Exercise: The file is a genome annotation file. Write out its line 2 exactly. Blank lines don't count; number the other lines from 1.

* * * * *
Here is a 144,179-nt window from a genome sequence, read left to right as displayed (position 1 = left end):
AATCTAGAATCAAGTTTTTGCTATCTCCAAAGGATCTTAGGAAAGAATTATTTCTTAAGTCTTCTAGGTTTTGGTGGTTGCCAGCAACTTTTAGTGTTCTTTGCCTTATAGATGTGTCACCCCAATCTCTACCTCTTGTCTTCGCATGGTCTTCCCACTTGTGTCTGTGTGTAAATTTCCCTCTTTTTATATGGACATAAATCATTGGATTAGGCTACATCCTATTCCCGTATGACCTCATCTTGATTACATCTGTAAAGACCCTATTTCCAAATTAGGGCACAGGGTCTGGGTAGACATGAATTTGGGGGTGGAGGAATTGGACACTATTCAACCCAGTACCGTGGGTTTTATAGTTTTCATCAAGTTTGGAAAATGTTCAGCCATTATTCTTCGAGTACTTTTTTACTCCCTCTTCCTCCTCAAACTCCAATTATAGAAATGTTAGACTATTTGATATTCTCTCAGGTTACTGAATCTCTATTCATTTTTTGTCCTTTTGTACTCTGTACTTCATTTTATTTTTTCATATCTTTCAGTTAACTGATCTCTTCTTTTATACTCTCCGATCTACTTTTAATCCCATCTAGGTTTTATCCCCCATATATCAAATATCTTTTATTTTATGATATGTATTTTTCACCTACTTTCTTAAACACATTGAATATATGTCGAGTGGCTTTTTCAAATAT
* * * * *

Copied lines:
AATCTAGAATCAAGTTTTTGCTATCTCCAAAGGATCTTAGGAAAGAATTATTTCTTAAGTCTTCTAGGTTTTGGTGGTTGCCAGCAACTTTTAGTGTTCTTTGCCTTATAGATGTGTCACCCCAATCTCTACCTCTTGTCTTCGCATGGTCTTCCCACTTGTGTCTGTGTGTAAATTTCCCTCTTTTTATATGGACATAAATCATTGGATTAGGCTACATCCTATTCCCGTATGACCTCATCTTGATTACATCTGTAAAGACCCTATTTCCAAATTAGGGCACAGGGTCTGGGTAGACATGAATTTGGGGGTGGAGGAATTGGACACTATTCAACCCAGTACCGTGGGTTTTATAGTTTTCATCAAGTTTGGAAAATGTTCAGCCATTATTCTTCGAGTACTTTTTTACTCCCTCTTCCTCCTCAAACTCCAATTATAGAAATGTTAGACTATTTGATATTCTCTCAGGTTACTGAATCTCTATTCATTTTTTGTCCTTTTGTACTCTGTACTTCATTTTATTTTTTCATATCTTTCAGTTAACTGATCTCTTCTTTTATACTCTCCGATCTACTTTTAATCCCATCTAGGTTTTATCCCCCATATATCAAATATCTTTTATTTTATGATATGTATTTTTCACCTACTTTCTTAAACACATTGAATATATGTCGAGTGGCTTTTTCAAATAT